I would hope people would unite and boycott that casino. But small people are too divided so the casino will still thrive.

              That money's gone fo ever

                RJOh's avatar - chipmunk
                mid-Ohio
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                Posted: October 9, 2014, 6:52 pm - IP Logged

                I Agree! RJOH

                I would hope people would unite and boycott that casino. But small people are too divided so the casino will still thrive.

                I wonder since the court decided the game was a scam if the casino was forced to return the money he put up in advance to play, if not then the court partnered up with the casino to scam him out of his deposit and the courts are as big of crooks as the casinos.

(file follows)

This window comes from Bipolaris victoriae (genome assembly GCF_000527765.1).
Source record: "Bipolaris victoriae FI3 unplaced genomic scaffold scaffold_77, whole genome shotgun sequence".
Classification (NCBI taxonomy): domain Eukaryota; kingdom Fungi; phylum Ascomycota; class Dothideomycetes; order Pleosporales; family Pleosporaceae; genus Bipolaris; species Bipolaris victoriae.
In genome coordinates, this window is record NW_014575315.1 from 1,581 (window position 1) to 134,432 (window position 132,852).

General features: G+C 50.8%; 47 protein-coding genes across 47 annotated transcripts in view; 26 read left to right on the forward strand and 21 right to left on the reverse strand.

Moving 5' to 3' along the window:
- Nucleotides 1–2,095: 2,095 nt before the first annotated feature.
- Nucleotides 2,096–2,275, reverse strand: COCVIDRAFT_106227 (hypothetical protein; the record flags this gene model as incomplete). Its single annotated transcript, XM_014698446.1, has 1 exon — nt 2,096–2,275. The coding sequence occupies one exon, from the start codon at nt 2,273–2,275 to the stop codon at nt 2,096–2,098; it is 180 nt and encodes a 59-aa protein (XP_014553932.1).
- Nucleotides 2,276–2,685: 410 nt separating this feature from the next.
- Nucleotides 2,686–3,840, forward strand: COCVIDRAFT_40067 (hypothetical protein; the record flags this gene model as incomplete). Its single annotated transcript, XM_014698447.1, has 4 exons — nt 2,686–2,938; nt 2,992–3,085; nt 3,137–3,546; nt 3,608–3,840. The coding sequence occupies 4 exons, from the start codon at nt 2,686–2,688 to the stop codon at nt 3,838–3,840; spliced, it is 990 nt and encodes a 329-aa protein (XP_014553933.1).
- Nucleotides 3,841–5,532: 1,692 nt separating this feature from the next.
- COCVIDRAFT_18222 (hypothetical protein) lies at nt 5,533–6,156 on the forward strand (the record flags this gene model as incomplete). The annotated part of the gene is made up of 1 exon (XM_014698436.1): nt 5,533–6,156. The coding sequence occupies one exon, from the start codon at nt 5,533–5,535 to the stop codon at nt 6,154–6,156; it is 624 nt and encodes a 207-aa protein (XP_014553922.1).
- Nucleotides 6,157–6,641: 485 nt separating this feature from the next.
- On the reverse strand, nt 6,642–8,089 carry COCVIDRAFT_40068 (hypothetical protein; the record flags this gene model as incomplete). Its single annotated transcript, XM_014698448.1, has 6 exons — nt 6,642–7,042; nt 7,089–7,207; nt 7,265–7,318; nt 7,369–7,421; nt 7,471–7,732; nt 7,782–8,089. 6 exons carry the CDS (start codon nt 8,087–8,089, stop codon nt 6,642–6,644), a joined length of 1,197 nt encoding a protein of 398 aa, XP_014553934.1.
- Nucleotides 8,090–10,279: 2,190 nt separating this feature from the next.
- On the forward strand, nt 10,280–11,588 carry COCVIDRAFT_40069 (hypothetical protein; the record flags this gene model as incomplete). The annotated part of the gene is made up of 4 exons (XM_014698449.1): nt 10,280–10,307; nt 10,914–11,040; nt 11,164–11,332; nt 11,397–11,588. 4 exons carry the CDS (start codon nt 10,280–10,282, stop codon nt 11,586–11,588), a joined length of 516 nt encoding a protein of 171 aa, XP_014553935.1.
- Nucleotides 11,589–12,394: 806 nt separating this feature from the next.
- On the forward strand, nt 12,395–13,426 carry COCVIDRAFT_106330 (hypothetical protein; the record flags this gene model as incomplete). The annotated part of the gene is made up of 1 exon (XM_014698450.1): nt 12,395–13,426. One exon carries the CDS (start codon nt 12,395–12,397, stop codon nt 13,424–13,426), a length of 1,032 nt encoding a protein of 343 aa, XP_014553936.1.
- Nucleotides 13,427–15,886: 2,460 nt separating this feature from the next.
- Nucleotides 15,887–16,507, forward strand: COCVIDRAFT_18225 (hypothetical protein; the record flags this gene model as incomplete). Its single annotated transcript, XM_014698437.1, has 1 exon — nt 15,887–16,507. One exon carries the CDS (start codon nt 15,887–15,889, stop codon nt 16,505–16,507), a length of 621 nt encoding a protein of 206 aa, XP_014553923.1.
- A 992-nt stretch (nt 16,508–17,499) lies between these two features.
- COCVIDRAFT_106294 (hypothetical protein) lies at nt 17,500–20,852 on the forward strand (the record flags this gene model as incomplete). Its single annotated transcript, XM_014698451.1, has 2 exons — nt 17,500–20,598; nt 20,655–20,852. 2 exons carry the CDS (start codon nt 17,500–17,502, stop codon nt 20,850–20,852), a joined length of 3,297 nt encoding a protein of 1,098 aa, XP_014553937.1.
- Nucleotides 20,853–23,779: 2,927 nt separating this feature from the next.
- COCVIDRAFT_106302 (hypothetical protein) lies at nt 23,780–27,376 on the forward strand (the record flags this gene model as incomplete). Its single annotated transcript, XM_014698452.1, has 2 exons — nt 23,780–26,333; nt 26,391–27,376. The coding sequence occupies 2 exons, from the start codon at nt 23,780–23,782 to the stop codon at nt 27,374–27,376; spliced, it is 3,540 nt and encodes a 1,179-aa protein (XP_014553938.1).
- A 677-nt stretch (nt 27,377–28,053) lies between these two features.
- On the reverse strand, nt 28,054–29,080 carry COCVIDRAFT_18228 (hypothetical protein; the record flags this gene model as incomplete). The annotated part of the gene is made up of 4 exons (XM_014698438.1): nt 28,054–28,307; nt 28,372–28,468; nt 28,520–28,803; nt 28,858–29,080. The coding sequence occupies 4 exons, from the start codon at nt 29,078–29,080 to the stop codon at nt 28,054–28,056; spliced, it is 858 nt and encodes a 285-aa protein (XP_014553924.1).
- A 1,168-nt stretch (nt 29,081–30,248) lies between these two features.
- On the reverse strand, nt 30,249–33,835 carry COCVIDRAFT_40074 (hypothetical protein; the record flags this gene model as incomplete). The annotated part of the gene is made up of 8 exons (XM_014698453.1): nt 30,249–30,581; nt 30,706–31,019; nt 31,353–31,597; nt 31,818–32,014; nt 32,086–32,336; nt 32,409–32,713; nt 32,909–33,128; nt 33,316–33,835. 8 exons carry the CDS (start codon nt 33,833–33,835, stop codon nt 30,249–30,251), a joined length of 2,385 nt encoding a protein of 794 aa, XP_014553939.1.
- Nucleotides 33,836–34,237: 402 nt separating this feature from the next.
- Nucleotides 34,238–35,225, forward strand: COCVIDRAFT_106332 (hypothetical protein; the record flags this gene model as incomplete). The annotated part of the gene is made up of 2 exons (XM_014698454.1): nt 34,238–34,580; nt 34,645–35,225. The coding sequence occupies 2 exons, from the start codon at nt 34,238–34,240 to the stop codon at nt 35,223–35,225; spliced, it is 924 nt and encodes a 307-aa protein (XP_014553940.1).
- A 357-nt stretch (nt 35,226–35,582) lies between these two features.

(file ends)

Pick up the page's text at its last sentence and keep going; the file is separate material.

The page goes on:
* you don't need to buy more tickets, just buy a winning ticket * 
                   
                             Evil Looking       

                  Coin Toss's avatar - shape barbed.jpg
                  Zeta Reticuli Star System
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                  Posted: October 9, 2014, 7:30 pm - IP Logged

                  Ivey has a point " you tag on cheater"  to his name and you change the perception of the person.

                  What did the casino expect him to do, tell them that they were dealing with a faulty deck?

                  Basically, yes.

                  Those who run the lotteries love it when players look for consistency in something that's designed not to have any.

                  Lep